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I'm executing a python script which does these steps:

  1. iterates through 19 features (makes pairs "each one with each other", order doesn't matter: A-B = B-A)
  2. Creates Closest Facility Layer
  3. Adds location points
  4. Solves Closest Facility route
  5. Exports into single .shp for each pair

I need to get a polyline for each of the pairs of 19 combinations. This will result (if I count correctly) in 19*18/2 = 174 shapefiles. When I run the script, it works fine until about 40th pair. Then it gets slower and slower. I let it run for about 3 hours and I got 142th pair...then ArcMap crashed with an error screen saying all my work is lost. If it ended alright I would then merge all the shapefiles into a single one with 174 features in it.

Is there any way to make the script more efficient or a way how to solve this problem?

This is the script:

 from collections import defaultdict
 import itertools
 import pprint

 import arcpy
 from arcpy import env
 import os

 ddict = defaultdict(list)
 for start,end in itertools.combinations(range(19), 2):
ddict[start].append(end)

try:
arcpy.CheckOutExtension("Network")
env.workspace = r"D:/Dokumenty/GISdata/PID"
env.overwriteOutput = True


inNetworkDataset = r"D:/Dokumenty/GISdata/PID/New/silnice_useky_krnap_ND.nd"
impedanceAttribute = "Length"
accumulateAttributeName = ["Length"]

for key,value in ddict.items():
    for v in value:
        inFacilities = r"PID/New/Obce_body_luzka" # melo by byt key
        inIncidents = r"PID/New/Obce_body_luzka" # melo by byt v
        outNALayerName = "Dvojice_bodu_{}_{}".format(key, v)
        outLayerFile = os.path.join(r"D:/Dokumenty/GISdata/output2", outNALayerName + ".lyr")
        NAResultObject = arcpy.na.MakeClosestFacilityLayer(inNetworkDataset,outNALayerName,impedanceAttribute,"TRAVEL_TO","",1, accumulateAttributeName,"NO_UTURNS")


        outNALayer = NAResultObject.getOutput(0)


        subLayerNames = arcpy.na.GetNAClassNames(outNALayer)
        #Stores the layer names that we will use later
        facilitiesLayerName = subLayerNames["Facilities"]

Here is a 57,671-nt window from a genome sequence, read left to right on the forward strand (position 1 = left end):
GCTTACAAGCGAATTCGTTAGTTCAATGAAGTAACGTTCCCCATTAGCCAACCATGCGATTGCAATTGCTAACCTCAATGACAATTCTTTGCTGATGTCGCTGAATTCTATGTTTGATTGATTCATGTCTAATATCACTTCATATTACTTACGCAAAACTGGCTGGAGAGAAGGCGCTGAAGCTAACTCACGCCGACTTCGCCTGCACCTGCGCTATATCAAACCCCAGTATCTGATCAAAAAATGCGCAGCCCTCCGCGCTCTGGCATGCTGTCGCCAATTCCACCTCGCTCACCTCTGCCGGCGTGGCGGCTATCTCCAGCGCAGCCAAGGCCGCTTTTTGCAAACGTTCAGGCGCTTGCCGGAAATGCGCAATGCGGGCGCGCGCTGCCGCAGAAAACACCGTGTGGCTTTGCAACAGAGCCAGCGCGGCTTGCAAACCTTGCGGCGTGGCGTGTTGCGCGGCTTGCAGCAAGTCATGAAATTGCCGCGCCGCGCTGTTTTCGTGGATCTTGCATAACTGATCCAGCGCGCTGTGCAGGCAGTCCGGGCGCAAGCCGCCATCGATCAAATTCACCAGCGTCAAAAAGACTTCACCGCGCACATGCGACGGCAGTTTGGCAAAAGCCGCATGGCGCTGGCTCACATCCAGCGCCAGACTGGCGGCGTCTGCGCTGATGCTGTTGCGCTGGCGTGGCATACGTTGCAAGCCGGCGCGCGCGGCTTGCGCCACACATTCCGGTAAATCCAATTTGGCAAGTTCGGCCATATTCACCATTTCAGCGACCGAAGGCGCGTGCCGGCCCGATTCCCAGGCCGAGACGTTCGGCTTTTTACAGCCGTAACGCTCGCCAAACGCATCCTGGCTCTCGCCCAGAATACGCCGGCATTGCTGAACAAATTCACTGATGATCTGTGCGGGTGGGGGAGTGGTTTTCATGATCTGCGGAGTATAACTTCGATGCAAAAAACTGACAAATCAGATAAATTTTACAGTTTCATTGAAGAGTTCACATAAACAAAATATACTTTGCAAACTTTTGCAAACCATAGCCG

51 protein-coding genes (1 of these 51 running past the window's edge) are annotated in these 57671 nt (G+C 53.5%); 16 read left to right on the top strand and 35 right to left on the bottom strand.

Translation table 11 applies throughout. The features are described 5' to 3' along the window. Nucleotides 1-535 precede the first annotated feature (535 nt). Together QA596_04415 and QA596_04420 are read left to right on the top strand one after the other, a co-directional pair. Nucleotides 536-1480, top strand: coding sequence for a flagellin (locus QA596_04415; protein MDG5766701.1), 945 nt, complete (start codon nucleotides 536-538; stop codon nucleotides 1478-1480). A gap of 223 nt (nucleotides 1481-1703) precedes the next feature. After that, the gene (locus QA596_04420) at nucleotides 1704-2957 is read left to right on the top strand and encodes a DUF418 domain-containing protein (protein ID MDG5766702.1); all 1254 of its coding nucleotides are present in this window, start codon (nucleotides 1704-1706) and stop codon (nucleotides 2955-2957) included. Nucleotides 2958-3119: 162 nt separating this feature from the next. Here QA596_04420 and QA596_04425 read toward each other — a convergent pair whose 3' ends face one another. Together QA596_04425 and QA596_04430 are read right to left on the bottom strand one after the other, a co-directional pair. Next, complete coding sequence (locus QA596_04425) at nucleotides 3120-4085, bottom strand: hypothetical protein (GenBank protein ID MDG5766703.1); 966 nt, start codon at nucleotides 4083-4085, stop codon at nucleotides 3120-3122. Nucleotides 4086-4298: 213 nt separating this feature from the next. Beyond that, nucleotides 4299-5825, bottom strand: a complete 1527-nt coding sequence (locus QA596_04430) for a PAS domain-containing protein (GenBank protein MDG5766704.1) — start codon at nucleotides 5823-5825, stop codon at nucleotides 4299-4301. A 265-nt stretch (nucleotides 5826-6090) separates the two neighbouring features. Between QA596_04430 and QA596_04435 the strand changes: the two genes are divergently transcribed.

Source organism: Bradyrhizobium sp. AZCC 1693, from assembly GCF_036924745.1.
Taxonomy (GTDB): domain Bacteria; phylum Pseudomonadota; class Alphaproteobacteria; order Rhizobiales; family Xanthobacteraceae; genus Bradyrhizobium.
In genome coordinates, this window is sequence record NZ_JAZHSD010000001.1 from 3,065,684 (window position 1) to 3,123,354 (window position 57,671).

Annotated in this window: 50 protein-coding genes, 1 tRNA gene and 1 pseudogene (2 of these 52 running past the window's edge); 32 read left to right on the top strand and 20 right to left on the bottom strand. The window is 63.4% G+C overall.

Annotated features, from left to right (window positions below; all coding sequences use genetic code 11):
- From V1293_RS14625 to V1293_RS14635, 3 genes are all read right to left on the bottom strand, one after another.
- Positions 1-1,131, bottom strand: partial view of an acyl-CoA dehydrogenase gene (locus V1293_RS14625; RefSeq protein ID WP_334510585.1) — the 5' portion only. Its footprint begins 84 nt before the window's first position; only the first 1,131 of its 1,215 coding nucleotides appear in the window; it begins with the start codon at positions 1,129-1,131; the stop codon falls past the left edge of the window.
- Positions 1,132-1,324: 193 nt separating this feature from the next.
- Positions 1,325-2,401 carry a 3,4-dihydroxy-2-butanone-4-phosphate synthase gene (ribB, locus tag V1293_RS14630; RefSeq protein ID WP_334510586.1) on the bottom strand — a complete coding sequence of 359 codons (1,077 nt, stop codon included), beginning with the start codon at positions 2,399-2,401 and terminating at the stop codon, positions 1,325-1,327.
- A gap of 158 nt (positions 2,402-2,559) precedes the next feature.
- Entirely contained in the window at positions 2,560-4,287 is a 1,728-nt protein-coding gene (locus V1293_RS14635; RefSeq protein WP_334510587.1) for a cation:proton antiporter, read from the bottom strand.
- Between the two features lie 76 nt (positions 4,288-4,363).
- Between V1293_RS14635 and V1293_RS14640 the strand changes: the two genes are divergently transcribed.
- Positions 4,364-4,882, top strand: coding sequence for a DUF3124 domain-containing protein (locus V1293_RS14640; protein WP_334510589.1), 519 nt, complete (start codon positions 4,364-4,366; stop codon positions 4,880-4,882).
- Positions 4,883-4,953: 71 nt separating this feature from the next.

incidentsLayerName = subLayerNames["Incidents"]


        import arcpy

        intable = "D:\Dokumenty\GISdata\PID\New\Obce_body_luzka.dbf"

        fields = arcpy.ListFields(intable)

        fieldinfo = arcpy.FieldInfo()


        for field in fields:
            fieldinfo.addField(field.name, field.name, "VISIBLE", "")
        arcpy.MakeTableView_management(intable, "temp_table", "FID = {}".format (key), "", fieldinfo)
        arcpy.MakeTableView_management(intable, "temp_table2", "FID = {}".format (v), "", fieldinfo)
        fieldMappings = arcpy.na.NAClassFieldMappings(outNALayer, facilitiesLayerName, False, fields) 
        arcpy.na.AddLocations(outNALayer, facilitiesLayerName, "temp_table", fieldMappings, "")
        arcpy.na.AddLocations(outNALayer, incidentsLayerName, "temp_table2", "", "")

        arcpy.na.Solve(outNALayer)

                arcpy.management.SaveToLayerFile(outNALayer,outLayerFile,"RELATIVE")
        routesLayer = arcpy.mapping.ListLayers(outNALayer, "routes")[0]
        arcpy.FeatureClassToShapefile_conversion(routesLayer, r"D:/dokumenty/gisdata/output4")

print "Script completed successfully"

except Exception as e:

import traceback, sys
tb = sys.exc_info()[2]
print "An error occured on line %i" % tb.tb_lineno
print str(e)

closed as off-topic by PolyGeo Nov 30 '17 at 3:19

This question appears to be off-topic. The users who voted to close gave this specific reason:

  • "This problem cannot or can no longer be reproduced. Changes to the system or to the asker's circumstances may have rendered the question obsolete, or the question does not include a procedure to enable potential answerers to reproduce the same symptoms. Such questions are off-topic as they are unlikely to help future readers, but editing them to include more details can lead to re-opening." – PolyGeo
If this question can be reworded to fit the rules in the help center, please edit the question.

  • 2
    If you want efficiency code in C# or VB.net for ArcObjects. You could consider 'pairing' out the processes by writing a batch file or python script then using subprocess.Popen create new threads, if one fails for any reason you've still got the instructions to retry. – Michael Stimson Nov 17 '17 at 2:05
  • 1
    What precisely is the wording of "an error screen saying all my work is lost"? – PolyGeo Nov 17 '17 at 2:10
  • Thank you for the reply. I'm sorry but I can't code in anything but python and only basics. In fact, my friend helped me to write this script. So I don't really understand what you did suggest, I apologize. – M. Tomas Nov 17 '17 at 2:11
  • 1
    The subprocess.Popen coding pattern that @MichaelStimson mentions is for Python and used at gis.stackexchange.com/a/231120/115 (and in other Q&As here and at Stack Overflow). I used it last week for the first time when tracing a Geometric Network repeatedly was bailing. – PolyGeo Nov 17 '17 at 2:19
  • 1
    A method I have used with great success is to create a script that works for one instance, remove the top few lines, save, then in the 'master' script write to a new python script the missing few lines (InFeatures = , OutFeatures = etc..) then copy in the remaining lines from the working script, close and Popen... with some careful looping I am able to keep the number of processes down to int(os.environ.get('NUMBER_OF_PROCESSORS')) - 1. That is fairly advanced concepts though, perhaps lean on your friend and ask nicely with a gift for these modifications. – Michael Stimson Nov 17 '17 at 2:46